Cork City's defence key against Larnaca's Spanish revolution

Cork City’s European tour takes a turn with a difference over the next two weeks as the club heads for Cyprus’s very own little enclave of Spain.

AEK midfielder Ivan Trickovski. Picture: Sakis Savvides/Getty Images

AEK Larnaca may be a proud Cypriot club, but it has a distinct Iberian flavour. There are now 12 Spanish players in the AEK Larnaca squad. They are all technically very good but few would have graced LaLiga, instead working their way through Spain’s lower leagues. Think vino de mesa rather than Rioja.

Irish international Cillian Sheridan spent four years playing in the Cyprus First Division with APOEL and Omonia before his move to Jagiellonia Bialystok in the Polish top flight this season.

The Cavan man has encountered AEK Larnaca on many occasions.

“Basically they’ve been the second best team in Cyprus for the past few seasons, and on a much lower budget compared to APOEL,” Sheridan told the Examiner.

“They’ve got a Spanish director who has brought a lot of Spanish players, coaches, and plays a very possession-style game. They wouldn’t play like other Cypriot teams. Probably the most important thing when playing them is to have a good defensive shape. That’s what I picked up playing against them.”

The Spanish technical director of the club is Xavi Roca Mateo, a product of Barcelona’s famed La Masia academy. He was responsible for bringing in the past two coaches — Danish-born former Spanish international Thomas Christiansen, now at Leeds United, and current incumbent Imanol Idiakez.

Idiakez took over the coaching duties at AEK last season and is the brother of Inigo Idiakez, a cult hero at English Championship side Derby County and currently on the Rams coaching staff.

Idiakez managed several sides in Spain’s third tier before his move to Cyprus.

Paul Bull, a teacher, journalist, and football fanatic from England based in Toledo, where Idiakez coached for the Seguna B Group 2 (Spanish third tier) 2013/14 campaign, recalls the manager leading Toledo to the play-offs but failing to gain promotion.

“They played good passing football with a real attacking threat under Idiakez,” recalls Bull. “It was a decent season for the club.”

Idiakez brings this philosophy to Larnaca, though he told Irish journalist Kevin O’Neill for footballpink.net last year that he is far from a slave to the famed tiki-taka style of Barcelona or passing for passing’s sake: “I don’t believe in tiki-taka... the most important part of our way of playing is not tiki-taka or making short passes, but to find the best way to score as many goals as possible.”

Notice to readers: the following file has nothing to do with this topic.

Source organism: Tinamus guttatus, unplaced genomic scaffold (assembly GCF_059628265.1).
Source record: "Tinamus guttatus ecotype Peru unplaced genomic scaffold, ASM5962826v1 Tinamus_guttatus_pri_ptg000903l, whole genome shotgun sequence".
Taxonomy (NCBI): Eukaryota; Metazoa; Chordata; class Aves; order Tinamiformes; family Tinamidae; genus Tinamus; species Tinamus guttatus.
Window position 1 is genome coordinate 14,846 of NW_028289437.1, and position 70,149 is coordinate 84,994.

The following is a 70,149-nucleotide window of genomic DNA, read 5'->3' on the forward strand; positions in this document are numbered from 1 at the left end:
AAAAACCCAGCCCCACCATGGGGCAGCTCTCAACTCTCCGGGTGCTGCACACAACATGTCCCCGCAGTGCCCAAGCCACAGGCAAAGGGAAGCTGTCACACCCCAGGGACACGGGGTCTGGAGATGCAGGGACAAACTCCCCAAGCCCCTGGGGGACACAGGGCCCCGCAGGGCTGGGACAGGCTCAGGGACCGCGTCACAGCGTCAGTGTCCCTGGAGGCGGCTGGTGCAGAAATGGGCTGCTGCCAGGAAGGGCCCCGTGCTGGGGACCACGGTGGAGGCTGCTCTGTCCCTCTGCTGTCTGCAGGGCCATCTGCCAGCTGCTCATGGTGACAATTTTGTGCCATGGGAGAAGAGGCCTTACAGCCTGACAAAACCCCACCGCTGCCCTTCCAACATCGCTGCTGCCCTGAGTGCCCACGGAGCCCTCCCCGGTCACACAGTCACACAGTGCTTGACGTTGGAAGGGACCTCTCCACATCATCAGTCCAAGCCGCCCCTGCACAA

Amid all the Spanish players, perhaps the biggest threat to Cork City will come from dangerous winger Ivan Trickovski. One of two Macedonian internationals in the side, Republic of Ireland supporters may remember him scoring against Ireland at the Aviva Stadium in qualifying for Euro 2012, though he also a missed a penalty in Skopje against Giovanni Trapattoni’s side. Trickovski is a lively attacker with a very impressive scoring rate.

Cyprus international Nestoras Mitidis is another threat. He was sold by AEK to Dutch Eredivisie side Roda last year, is back at the club on loan, and the Cypriot international is a capable scorer.

All in all, it’s going to be a tough task for the Leesiders. Like City, AEK have been runners-up for the past three seasons in their domestic league.

The July heat in Larnaca, with daytime temperatures passing 30C, will not be Cork’s ally either, in the club’s impressive new 7,000-seater AEK Arena.

But it is also worth keeping in mind that most of the Spanish stars plying their trade in Cyprus are at the veteran stages of their careers — it isn’t just air miles they’ve clocked up.

With the club only in pre-season for their own league, it provides an opportunity for City to show the value of match fitness. There’s every chance the alert Sean Maguire can sign off from his Cork City playing days with another European goal or two to the catalogue.


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